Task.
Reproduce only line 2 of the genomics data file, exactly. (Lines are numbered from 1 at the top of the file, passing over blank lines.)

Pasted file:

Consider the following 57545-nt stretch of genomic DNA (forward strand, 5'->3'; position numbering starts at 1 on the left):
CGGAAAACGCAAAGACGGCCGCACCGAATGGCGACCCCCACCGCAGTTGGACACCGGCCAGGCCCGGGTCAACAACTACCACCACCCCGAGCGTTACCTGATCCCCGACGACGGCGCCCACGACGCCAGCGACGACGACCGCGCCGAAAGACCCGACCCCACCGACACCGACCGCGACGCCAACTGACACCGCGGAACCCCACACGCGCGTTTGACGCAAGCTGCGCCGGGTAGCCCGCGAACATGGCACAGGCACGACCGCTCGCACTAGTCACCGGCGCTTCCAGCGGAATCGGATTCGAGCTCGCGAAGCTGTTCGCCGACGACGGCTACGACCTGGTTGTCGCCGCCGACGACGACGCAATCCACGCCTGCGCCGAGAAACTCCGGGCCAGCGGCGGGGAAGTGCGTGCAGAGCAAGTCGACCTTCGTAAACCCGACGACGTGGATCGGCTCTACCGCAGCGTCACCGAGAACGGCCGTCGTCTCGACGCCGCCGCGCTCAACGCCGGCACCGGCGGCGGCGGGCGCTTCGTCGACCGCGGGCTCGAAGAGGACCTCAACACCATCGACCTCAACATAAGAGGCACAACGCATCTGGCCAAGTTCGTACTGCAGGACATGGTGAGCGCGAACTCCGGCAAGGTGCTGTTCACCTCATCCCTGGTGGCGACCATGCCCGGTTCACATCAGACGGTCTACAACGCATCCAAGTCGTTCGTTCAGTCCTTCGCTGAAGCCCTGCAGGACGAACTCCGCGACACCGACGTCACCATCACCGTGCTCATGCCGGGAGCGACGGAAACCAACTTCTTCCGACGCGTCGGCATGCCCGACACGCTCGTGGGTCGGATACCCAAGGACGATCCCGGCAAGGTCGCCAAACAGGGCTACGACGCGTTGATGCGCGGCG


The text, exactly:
CGGAAAACGCAAAGACGGCCGCACCGAATGGCGACCCCCACCGCAGTTGGACACCGGCCAGGCCCGGGTCAACAACTACCACCACCCCGAGCGTTACCTGATCCCCGACGACGGCGCCCACGACGCCAGCGACGACGACCGCGCCGAAAGACCCGACCCCACCGACACCGACCGCGACGCCAACTGACACCGCGGAACCCCACACGCGCGTTTGACGCAAGCTGCGCCGGGTAGCCCGCGAACATGGCACAGGCACGACCGCTCGCACTAGTCACCGGCGCTTCCAGCGGAATCGGATTCGAGCTCGCGAAGCTGTTCGCCGACGACGGCTACGACCTGGTTGTCGCCGCCGACGACGACGCAATCCACGCCTGCGCCGAGAAACTCCGGGCCAGCGGCGGGGAAGTGCGTGCAGAGCAAGTCGACCTTCGTAAACCCGACGACGTGGATCGGCTCTACCGCAGCGTCACCGAGAACGGCCGTCGTCTCGACGCCGCCGCGCTCAACGCCGGCACCGGCGGCGGCGGGCGCTTCGTCGACCGCGGGCTCGAAGAGGACCTCAACACCATCGACCTCAACATAAGAGGCACAACGCATCTGGCCAAGTTCGTACTGCAGGACATGGTGAGCGCGAACTCCGGCAAGGTGCTGTTCACCTCATCCCTGGTGGCGACCATGCCCGGTTCACATCAGACGGTCTACAACGCATCCAAGTCGTTCGTTCAGTCCTTCGCTGAAGCCCTGCAGGACGAACTCCGCGACACCGACGTCACCATCACCGTGCTCATGCCGGGAGCGACGGAAACCAACTTCTTCCGACGCGTCGGCATGCCCGACACGCTCGTGGGTCGGATACCCAAGGACGATCCCGGCAAGGTCGCCAAACAGGGCTACGACGCGTTGATGCGCGGCG